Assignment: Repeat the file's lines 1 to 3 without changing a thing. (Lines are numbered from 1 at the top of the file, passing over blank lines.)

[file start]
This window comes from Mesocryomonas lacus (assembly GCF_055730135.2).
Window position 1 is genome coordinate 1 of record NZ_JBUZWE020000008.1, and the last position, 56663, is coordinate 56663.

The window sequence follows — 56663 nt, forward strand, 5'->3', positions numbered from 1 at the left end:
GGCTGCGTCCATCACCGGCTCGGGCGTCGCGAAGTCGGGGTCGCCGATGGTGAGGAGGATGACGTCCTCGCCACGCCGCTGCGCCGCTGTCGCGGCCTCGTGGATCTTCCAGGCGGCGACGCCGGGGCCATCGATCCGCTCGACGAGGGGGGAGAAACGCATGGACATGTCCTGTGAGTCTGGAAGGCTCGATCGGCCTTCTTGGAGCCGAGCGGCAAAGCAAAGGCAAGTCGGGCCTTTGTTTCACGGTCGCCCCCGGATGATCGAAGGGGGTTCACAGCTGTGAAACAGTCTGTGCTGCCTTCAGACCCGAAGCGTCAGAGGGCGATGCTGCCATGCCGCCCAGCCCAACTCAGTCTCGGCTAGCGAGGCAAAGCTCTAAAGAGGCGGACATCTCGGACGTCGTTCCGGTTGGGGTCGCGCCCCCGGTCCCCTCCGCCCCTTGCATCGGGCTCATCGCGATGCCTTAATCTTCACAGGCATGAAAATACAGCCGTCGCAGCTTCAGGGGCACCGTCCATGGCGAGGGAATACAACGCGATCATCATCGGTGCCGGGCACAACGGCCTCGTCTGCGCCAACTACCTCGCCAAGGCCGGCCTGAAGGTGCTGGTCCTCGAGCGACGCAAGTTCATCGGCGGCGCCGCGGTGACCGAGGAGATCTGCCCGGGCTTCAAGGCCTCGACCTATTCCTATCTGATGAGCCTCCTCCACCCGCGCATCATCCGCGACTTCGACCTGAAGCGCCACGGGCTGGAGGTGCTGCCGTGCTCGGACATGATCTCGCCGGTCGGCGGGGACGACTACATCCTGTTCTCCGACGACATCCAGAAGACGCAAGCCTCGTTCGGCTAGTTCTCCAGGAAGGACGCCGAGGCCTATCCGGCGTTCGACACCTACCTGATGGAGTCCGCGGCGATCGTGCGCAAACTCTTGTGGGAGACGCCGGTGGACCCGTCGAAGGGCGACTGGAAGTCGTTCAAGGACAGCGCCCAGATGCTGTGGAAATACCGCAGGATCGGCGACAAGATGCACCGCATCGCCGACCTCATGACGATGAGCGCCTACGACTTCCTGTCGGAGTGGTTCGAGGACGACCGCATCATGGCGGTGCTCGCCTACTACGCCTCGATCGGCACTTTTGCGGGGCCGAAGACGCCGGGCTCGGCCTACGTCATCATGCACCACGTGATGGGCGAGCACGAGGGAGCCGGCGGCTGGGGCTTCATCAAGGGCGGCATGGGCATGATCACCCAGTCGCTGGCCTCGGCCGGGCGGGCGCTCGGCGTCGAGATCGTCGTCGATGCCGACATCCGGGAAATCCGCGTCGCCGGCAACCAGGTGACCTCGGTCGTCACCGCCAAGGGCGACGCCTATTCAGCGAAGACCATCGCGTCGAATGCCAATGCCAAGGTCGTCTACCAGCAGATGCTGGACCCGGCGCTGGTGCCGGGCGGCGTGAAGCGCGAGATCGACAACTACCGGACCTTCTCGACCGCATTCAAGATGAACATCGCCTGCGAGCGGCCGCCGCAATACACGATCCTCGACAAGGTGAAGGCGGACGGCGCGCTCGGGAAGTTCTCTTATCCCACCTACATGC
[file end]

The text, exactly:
This window comes from Mesocryomonas lacus (assembly GCF_055730135.2).
Window position 1 is genome coordinate 1 of record NZ_JBUZWE020000008.1, and the last position, 56663, is coordinate 56663.

The window sequence follows — 56663 nt, forward strand, 5'->3', positions numbered from 1 at the left end: